Is it heart attack or panic attack? Experts on how to differentiate

By, Delhi
Sep 24, 2022 07:26 PM IST

World Heart Day 2022: At times it's difficult to ascertain if one is having a heart attack or panic attack as many symptoms of the two conditions overlap with each other. Cardiologists explain the difference between the two.

World Heart Day 2022: Panic attack may seem like a heart attack at times as it shares some of its symptoms with heart attack be it chest pain, increase in heart rate or shortness of breath. However, one can differentiate between the two keeping in mind the location of pain and the duration of symptoms. Experts say patient must be given immediate medical attention as one can never be sure if it isn't a heart attack. (Also read: World Heart Day 2022: Foods to eat and avoid for better heart health)

The cases of both heart attack and panic attack are increasing in the wake of Covid pandemic (Shutterstock)
The cases of both heart attack and panic attack are increasing in the wake of Covid pandemic (Shutterstock)

The cases of both heart attack and panic attack are increasing in the wake of Covid pandemic as weakening of heart muscles and anxiety issues are becoming common post Covid. In such situations symptoms like shortness of breath, pain in chest, nausea, palpitations could make one confused if they are suffering from a heart attack or panic attack.

"We as doctors, all agree fervently that one should not take a chance of it not being a heart attack. And the reason is simple; sometimes it can be difficult to tell the difference," says Dr Atul Mathur, Executive Director – Interventional Cardiology & Chief of Cath Lab, Fortis Escorts Heart Institute, Okhla road, New Delhi.

"Panic attacks occur when stress hormones trigger the body's "fight or flight" response, often resulting in fast heartbeats, tightness in chest, chest pain and breathlessness. In the case of a heart attack, a blockage in a coronary artery may show the same symptoms. Chest pain, rapid heartbeat and shortness of breath may be a result of insufficient amount of blood reaching the heart muscle, says Dr Dhaval Naik, Heart Transplant Surgeon, Marengo CIMS Hospital.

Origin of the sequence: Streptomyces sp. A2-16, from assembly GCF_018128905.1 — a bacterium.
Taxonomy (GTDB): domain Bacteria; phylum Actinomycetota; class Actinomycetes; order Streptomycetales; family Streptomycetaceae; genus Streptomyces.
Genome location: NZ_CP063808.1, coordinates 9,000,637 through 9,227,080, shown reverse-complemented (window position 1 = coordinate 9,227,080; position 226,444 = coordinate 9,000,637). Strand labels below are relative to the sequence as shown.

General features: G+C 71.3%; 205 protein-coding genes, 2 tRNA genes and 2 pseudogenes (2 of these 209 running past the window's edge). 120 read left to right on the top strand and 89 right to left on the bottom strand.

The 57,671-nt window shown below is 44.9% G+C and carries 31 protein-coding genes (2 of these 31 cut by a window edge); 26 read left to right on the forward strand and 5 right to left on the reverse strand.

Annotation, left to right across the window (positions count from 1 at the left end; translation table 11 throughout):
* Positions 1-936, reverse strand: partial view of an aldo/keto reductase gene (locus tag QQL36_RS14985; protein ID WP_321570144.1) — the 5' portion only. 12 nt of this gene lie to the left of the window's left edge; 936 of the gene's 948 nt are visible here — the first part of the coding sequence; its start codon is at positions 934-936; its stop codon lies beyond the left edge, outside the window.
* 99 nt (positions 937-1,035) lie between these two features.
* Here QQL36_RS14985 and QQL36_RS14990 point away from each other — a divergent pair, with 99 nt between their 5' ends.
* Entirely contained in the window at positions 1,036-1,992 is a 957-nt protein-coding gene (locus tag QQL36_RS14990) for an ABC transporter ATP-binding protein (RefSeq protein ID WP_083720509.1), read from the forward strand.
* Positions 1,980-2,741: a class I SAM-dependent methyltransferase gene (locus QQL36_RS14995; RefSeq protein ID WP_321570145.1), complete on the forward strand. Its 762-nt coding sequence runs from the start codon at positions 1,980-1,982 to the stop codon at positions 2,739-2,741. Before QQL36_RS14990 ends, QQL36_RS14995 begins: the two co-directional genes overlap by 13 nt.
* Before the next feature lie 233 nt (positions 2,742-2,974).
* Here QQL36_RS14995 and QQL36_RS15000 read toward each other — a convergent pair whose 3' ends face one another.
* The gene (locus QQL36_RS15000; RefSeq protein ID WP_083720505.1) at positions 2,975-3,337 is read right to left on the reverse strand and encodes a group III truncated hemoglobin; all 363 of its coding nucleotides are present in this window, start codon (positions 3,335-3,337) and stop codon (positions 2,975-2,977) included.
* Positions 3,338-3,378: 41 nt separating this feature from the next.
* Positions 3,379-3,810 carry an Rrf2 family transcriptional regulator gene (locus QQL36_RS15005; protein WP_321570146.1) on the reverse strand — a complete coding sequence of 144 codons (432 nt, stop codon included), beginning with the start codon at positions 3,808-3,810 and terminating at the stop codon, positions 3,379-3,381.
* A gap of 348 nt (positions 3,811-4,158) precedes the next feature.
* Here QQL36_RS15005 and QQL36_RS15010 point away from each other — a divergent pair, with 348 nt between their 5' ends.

"A panic attack patient might have some factors like anxiety or stress related to family/job where is the heart attack patients usually tend not to have this kind of stress, they are more often seen in panic attacks," says Dr Sunil Kumar Wadhwa, Principal Consultant Cardiology, Max Hospital Gurugram.


Dr. Atul Mathur says heart attacks can be sudden and intense, but mostly start slowly, with mild chest pain or discomfort which progressively worsens over few minutes. Dr Mathur says these episodes might come and go several times before actual intensive heart attack occurs.

"When blood flow to the heart muscles is reduced severely or completely obstructed, it results in heart attack. The typical symptoms are chest discomfort beneath the breastbone, discomfort radiating to the neck, jaw, or upper arm, shortness of breath, light headedness, fatigue, feeling of doom or dying, nausea, palpitations and sweating. Risk factors of the heart attack are diabetes mellitus, high blood pressure, high cholesterol levels and sedentary lifestyle," says Dr Mathur.


Dr Mathur says that if the medical workup shows that you have a healthy heart, then you might be experiencing a panic attack – this is especially if the person is having intense fear, which is the hallmark symptom.

"Panic attack is the flight or fright response, an alarm system that has gone haywire. These attacks come fast and generally peak in intensity in about 10 minutes. Also the attacks are triggered by a traumatic events or major stress in life; in some conditions it may happen without any apparent reason," says Dr Mathur.